At 3pm, we met our local guide, Selin, a friend of Josh and Angela’s. She showed us around the Smyrna site, the remains of which is the agora, or market place. We sat and read the letter to the church in Smyrna - so wonderful to be able to experience. After wandering back through the bazaar area we reached the clock tower and the Aegean Sea. No beach here, just water right up to the walk-way. Very different to what we are used to in Australia! After another traditional Turkish dinner, including a taste of soup made with sheep head and feet, we farewelled Selin for the day to head back to hotel for the evening.
Selin met us at 8am on Thursday morning and we drove together to Ephesus, about a 1 hour drive from Izmir. What a site to behold! It covers around 550 acres in a valley. There is so much to take in as you wander through this ancient city, from the baths to latrines to the homes of the wealthy and the amazing library and theatre. As we sat in the theatre, we read Acts 19 which is the story of the riot that happened in Ephesus because many were turning to Christ and threatening the silver smith trade. Sitting in the place where this all happened was amazing! After about 4 hours of wandering around we headed to a restaurant with the real traditional Turkish meal (reclining at the table). In the afternoon it was into the township of Selcuk to see St John’s Basilica a local Mosque and of course one couldn’t go to Turkey without buying Turkish delight! Selin saw us to our accommodation for the night and we wandered back into the market area for a doner dinner and some souvenir shopping.
Today we drove about 3 hours to Laodicea. As we didn’t have a guide today we did an audio tour of the site. Just when we thought we were done, there were other captivating sites that drew us in, including a church with intricate floor mosaics and another large theatre. After meandering through the ruins for about 3 hours, we headed to Pamukkale where the ancient city of Hierapolis is located with the stunning thermal springs. As we walked up the white ‘cliffs’ (made so by a combination of carbon dioxide and calcium) we were met by different pools of varying temperatures and the ruins of the city of Hierapolis were at the top. There is an ‘ancient pool’ there, which they say Cleopatra swam in, so I couldn’t resist paying the extra 130 lira for a brief swim in the warm, mineral water. To end the day, we took in the amazing sunset with our feet soaking in the thermal stream flowing down the ‘cliff’.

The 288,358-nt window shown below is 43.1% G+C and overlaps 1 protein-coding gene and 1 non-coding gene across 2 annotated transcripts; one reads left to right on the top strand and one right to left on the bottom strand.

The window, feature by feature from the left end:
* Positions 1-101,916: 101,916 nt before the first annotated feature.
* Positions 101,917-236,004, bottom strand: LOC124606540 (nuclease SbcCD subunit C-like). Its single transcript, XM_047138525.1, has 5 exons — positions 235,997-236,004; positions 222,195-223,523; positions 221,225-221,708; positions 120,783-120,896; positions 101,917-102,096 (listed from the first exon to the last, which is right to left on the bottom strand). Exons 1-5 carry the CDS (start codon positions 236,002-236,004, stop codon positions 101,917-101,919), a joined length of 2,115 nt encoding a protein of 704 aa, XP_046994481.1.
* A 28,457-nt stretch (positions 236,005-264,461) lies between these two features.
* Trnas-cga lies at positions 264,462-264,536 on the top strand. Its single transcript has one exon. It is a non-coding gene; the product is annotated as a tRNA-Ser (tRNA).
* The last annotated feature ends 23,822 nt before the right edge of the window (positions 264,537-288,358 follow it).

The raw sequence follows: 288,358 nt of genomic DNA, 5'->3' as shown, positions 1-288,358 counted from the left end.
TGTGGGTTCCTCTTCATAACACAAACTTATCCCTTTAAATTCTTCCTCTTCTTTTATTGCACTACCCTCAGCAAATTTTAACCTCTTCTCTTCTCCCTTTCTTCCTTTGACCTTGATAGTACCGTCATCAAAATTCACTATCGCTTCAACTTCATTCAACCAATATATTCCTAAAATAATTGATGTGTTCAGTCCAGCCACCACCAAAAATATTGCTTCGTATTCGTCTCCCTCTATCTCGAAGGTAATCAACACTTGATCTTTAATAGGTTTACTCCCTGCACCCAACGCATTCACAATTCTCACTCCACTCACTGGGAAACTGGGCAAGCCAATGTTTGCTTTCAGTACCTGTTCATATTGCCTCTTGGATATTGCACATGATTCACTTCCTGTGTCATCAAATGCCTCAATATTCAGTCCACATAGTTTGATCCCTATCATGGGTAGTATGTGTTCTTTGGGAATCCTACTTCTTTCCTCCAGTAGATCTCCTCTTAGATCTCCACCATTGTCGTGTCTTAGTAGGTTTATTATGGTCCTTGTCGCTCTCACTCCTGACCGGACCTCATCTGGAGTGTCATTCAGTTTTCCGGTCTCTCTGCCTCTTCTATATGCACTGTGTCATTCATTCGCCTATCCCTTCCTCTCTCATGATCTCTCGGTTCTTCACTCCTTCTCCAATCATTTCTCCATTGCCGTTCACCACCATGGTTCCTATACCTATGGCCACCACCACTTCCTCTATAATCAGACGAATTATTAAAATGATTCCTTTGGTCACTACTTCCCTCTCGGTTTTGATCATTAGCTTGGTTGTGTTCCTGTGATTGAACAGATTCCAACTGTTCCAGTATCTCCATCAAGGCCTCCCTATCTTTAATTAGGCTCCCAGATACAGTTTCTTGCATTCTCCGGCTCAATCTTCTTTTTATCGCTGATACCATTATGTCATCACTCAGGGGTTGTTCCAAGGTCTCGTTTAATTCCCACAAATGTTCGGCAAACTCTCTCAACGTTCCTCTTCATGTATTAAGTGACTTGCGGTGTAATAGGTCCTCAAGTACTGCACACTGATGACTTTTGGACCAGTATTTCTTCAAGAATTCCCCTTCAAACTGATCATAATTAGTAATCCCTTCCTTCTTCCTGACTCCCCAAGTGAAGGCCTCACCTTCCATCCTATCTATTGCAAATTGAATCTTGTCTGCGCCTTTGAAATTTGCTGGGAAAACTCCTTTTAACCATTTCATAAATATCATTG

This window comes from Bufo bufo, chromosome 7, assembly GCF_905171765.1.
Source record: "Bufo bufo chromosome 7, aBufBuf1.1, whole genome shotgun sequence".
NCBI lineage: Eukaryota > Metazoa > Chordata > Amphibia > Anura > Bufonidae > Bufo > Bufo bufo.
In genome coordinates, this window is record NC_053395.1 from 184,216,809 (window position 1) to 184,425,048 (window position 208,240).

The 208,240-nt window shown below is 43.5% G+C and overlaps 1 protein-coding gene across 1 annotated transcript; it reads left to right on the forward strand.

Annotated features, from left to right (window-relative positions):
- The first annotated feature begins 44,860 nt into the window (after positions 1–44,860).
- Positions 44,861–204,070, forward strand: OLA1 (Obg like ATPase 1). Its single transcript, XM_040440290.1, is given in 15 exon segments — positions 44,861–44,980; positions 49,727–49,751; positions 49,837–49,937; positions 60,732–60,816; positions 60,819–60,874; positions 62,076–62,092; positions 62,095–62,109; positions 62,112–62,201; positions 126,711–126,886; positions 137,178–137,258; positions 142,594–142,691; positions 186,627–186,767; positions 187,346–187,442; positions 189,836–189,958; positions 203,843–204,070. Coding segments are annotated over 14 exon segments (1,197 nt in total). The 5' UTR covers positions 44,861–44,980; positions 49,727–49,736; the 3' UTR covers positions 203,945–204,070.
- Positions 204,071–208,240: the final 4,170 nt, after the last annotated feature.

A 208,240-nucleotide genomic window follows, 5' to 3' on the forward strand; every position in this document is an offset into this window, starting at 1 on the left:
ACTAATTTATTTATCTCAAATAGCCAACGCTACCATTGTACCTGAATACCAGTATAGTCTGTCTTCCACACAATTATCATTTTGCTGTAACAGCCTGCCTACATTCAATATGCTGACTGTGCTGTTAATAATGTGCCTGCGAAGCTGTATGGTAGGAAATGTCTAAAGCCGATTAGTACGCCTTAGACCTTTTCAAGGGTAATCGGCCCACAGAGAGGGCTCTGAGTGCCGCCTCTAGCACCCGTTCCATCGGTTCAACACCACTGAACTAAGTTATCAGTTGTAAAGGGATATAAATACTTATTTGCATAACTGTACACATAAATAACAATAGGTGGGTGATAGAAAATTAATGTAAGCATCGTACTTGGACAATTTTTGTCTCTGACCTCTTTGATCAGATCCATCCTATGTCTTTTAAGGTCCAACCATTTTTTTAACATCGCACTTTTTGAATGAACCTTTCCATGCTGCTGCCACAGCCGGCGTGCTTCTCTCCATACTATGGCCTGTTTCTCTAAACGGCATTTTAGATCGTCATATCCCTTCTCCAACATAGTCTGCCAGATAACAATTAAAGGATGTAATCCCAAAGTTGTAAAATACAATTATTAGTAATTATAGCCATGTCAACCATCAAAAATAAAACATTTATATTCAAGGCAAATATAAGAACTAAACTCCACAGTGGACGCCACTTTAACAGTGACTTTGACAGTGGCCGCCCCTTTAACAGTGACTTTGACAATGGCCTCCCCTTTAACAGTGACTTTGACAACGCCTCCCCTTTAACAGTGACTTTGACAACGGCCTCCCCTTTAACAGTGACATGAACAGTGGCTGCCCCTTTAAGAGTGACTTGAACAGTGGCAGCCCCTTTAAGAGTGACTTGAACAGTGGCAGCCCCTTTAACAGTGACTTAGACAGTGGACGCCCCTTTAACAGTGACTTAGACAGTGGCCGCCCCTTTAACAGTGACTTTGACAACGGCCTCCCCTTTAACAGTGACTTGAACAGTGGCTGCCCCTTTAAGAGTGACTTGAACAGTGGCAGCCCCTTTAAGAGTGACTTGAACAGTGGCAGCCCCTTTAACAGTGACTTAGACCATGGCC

Monday 26th September, 2022.
I made it to Munich, Germany, yesterday after another early morning start. My colleague’s flight was at 7.15am and mine was at 8, but I decided to go to the airport early with her. After a quick change over in Istanbul, I arrived in Munich around noon local time. That afternoon I came down with a bout of vomiting, which appears likely to be food poisoning from our last meal in Turkey as my colleague had the same on her flight home to the States! However, I digress.
Our last day in Turkey on Saturday saw us driving back to Izmir via St Jean’s Church in Aleshir (Philadelphia) and Sardis. There are not really any ruins in Aleshir as the modern city was built over the ancient one. All you can see is ruins of the church which are from around 600 AD. Sardis is a relatively small site compared to Ephesus and Loadicea with the main attraction being a restored synagogue and the impressive gymnasium. There was some pretty stunning views on the drive back too, at one point going down a steep decent into a valley filled with grape vines. Apparently it’s one of the largest sultana grape areas in the world. After being all sight-seeing out, we rested in the hotel in the afternoon. Our last Turkish dinner of soup and Pide (Turkish version of Pizza) was enjoyable - until the after effects the next day!
Overall, the time in Turkey was an amazing blessing. Hopefully I’ll return one day to take in more of the ancient sites I didn’t get to see this time.